The handset also gives us our first look at how Google's new face unlock system is set up - a process which also explains what the technology's limitations are.
We applaud Google for being up front about what its face unlock system can and cannot do - for example, Google warns that the phone can be unlocked if someone takes it and points it at your face. Google also warns that identical twins might be able to unlock each other's phones.
Google Pixel 4: Cameras
Arguably the biggest feature of the Pixel 2 and 3 - and for many the number one reason to buy Google's phone - is the camera system. While rivals opted for two or three rear lenses, Google stuck to one with the Pixel 3, backed up by best-in-class artificial intelligence to produce extraordinary photos.
Unofficial renders show a 'forehead' housing two front camerasJonas Daehnert (@PhoneDesigner)
But this is set to change for the Pixel 4. As per Google's own teaser image, the new phone will have at least two rear camera lenses, housed inside a large square cut-out. This also looks to house the flash and another sensor, perhaps a time-of-flight (ToF) sensor for aiding with blurred-background portrait shots.
Earlier fan-made renders, like those by the @PhoneDesigner Twitter account embedded in this article, show a more compact dual-lens rear camera setup.
It isn't clear at this stage if the Pixel 4 and 4 XL will both get the same rear camera.
We now know - thanks to leaked Pixel 4 phones being sold on the black market in Vietnam - that the rear camera is 12.2 megapixels, with an 8x zoom and a redesigned user interface.
As for the front camera, Google has revealed how the Pixel 4 will have a facial recognition system, very similar to Face ID on the iPhone. An image released by Google shows how the front 'forehead' of the phone (the area of above its screen) will house an infrared camera, front-facing camera, ambient light and proximity sensor and a speaker, plus a new Google-designed Soli radar chip, a dot projector like the one used on iPhones, a second IR camera, and a flood illuminator for the face unlock system.
In short, there's a lot going on here and we expect good things from the Pixel 4 when it comes to quickly unlocking the handset with a glance. We also hope the front-facing camera is as good as it was on the Pixel 3, especially as it looks like Google has done away with that phone's second wide-angle selfie camera.
According to OnLeaks, and differing to other reports, the Pixel 4 will house its front cameras in a large bezel at the top of the display, as per the embedded tweet below. The resolution of that front camera is claimed to be 6.0-megapixels.
Well, since there seems to be some interest, 1 month after delivering your very first glimpse at the #Pixel4, here comes your very first full look at the #Pixel4XL! 360° video + gorgeous 5K renders + dimensions, on behalf of my Friends @Pricebaba again -> https://t.co/mCQCOp5Pp1 pic.twitter.com/MeAIID0FDz
— Steve H.McFly (@OnLeaks) July 8, 2019
Finally for the camera tech, it was briefly claimed the Pixel 4 would include a form of dSLR attachment, potentially to fit camera lenses to the phone. But this was quickly quashed, and blamed on a translation issue; what was actually meant was, the Pixel 4's camera will have dSLR-style digital photography features in its software, not hardware.
Google Pixel 4: Features and spec
Exclusive: Google Pixel 4 XL Renders Reveal Dual Selfie And Triple Rear Cameras https://t.co/oOjPx5h1JU pic.twitter.com/MxXpa8CMn4
— Pricebaba (@Pricebaba) July 8, 2019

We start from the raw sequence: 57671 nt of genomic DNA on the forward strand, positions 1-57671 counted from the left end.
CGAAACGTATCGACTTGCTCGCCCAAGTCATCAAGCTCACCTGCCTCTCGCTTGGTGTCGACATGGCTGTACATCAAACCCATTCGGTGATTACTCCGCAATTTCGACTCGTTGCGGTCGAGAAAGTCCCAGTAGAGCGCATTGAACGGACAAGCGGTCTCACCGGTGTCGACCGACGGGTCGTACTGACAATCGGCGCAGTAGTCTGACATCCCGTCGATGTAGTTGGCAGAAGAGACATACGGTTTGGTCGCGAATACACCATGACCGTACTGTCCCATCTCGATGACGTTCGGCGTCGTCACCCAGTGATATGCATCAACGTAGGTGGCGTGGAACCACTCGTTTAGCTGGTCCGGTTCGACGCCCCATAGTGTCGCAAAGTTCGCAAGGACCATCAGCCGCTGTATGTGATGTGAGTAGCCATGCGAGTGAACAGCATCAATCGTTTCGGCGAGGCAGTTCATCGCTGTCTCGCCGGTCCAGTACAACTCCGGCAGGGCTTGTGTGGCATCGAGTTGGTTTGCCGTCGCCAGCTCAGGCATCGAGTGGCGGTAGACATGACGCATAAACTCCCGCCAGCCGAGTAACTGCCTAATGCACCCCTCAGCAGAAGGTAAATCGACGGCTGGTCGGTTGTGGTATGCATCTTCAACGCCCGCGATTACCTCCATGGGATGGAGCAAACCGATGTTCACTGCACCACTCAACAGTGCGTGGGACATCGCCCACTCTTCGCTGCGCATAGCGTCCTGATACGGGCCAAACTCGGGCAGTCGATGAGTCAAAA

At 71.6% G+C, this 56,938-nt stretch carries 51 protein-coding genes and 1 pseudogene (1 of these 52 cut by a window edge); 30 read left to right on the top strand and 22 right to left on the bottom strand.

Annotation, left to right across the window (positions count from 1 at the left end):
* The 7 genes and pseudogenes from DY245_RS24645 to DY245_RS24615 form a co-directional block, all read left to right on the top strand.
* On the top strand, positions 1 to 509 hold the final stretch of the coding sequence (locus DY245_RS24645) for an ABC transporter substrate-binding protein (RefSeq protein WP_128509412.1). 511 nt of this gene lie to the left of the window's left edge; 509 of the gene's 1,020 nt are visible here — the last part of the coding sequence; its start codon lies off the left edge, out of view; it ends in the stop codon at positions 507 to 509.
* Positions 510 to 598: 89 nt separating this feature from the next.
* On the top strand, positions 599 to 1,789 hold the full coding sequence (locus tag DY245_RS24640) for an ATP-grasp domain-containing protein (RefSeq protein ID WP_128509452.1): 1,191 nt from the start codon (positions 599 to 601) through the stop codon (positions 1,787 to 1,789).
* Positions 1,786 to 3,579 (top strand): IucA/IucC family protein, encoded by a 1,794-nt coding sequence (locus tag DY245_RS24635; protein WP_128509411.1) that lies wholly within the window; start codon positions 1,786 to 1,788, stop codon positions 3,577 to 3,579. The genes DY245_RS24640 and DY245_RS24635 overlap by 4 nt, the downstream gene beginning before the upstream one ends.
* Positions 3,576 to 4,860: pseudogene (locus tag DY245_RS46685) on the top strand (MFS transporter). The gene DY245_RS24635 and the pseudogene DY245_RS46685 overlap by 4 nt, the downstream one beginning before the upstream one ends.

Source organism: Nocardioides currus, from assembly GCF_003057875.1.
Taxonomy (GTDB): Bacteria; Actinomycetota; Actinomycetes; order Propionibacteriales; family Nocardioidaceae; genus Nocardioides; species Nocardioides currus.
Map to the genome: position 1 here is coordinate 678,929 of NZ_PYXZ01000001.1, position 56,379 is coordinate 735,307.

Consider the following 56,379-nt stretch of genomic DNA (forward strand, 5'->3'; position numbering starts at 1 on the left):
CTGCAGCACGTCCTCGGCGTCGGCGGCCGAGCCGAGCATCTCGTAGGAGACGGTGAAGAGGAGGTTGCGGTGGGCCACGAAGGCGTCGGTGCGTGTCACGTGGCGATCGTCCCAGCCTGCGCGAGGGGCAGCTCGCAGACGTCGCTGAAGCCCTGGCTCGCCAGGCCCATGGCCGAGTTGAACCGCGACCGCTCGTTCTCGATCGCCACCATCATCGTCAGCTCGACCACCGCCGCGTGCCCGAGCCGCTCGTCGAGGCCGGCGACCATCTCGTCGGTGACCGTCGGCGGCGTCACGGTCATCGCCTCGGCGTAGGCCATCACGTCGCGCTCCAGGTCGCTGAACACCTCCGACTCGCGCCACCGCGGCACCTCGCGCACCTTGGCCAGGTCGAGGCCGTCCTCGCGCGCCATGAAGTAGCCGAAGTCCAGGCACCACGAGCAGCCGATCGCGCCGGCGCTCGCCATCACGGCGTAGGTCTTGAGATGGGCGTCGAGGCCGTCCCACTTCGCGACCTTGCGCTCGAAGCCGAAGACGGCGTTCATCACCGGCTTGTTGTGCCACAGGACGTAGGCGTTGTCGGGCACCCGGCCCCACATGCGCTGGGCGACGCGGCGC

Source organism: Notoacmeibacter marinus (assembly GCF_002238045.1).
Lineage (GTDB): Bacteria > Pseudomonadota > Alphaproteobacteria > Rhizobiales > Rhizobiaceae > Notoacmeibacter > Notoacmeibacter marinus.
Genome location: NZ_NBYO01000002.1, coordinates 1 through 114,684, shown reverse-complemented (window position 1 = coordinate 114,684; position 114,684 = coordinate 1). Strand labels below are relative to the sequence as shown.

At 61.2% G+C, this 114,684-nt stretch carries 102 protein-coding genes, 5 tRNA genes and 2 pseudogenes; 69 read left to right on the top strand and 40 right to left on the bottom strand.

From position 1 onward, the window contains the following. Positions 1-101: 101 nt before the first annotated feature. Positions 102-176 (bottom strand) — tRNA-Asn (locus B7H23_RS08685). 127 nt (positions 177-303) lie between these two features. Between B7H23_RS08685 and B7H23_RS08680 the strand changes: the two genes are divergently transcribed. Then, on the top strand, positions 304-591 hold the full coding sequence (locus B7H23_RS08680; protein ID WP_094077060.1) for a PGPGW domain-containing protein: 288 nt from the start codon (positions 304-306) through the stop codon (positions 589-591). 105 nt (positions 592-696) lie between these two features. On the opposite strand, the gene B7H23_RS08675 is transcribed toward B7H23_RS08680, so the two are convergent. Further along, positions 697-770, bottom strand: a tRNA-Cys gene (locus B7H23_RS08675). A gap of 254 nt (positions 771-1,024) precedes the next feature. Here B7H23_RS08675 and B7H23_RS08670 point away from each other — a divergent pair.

Google hasn't said much yet about the Pixel 4's features and specs, but for some details we can take an educated guess. It is likely the phones will be powered by the Qualcomm Snapdragon 855 processor, with RAM increases from 4GB to 6GB, a nice 50 percent bump from the Pixel 3.
A report by Genk, which got hold of a Pixel 4 XL before the phone officially debuted, confirmed in mid-September that the phone used a Snapdragon 855 chip, with 6GB of RAM and 128GB of storage. The report also confirmed a 3,700mAh battery.
IP68 waterproofing and wireless charging will surely remain in place from last year's Pixel 3, while a headphone jack and microSD card slot are both unlikely, since they were not part of the Pixel 3.
According to Google itself, via a July 29 blog post, the Pixel 4 will have a facial recognition system for unlocking the handset. This will likely work in a very similar way to Apple's Face ID, and Google says it is secure enough to be used to make payments, so it won't just be a camera-based recognition system, but one which scans the shape of the user's face in 3D.
Google also says it is equipping the Pixel 4 with a new technology called Motion Sense, where the phone recognizes when you pick it up, then arms the face unlock system so it is ready to scan and unlock the moment you glance at it. The system does this by using a small radar chip Google calls Soli, which can recognize hand gestures too. That way, Google says, you can "skip songs, snooze alarms, and silence phone calls, just by waving your hand." The company also says Motion Sense will improve and "evolve" over time, but that it will not be available in all regions the Pixel 4 is sold in at launch.
Google Pixel 4: Software
The Google Pixel 4 and 4 XL will run the company's new Android Q operating system out of the box. Android Q (yet to get its full name) was released as a beta earlier in the year and, as has become the norm from Google, will appear on the new (and old) Pixel models first, before branching out to Android phones from other companies later.
We now know that this year's version of Android departs from tradition and is not named after a confectionary. Instead, it is simply called Android 10. This is the operating system the Pixel 4 and 4 XL will run when they go on sale.
Google Pixel 4: Price
The Pixel 3 is priced from $599 on the US Google store, and the larger Pixel 3 XL starts at $699. We expect Google to stick to similar prices for the Pixel 4 and Pixel 4 XL.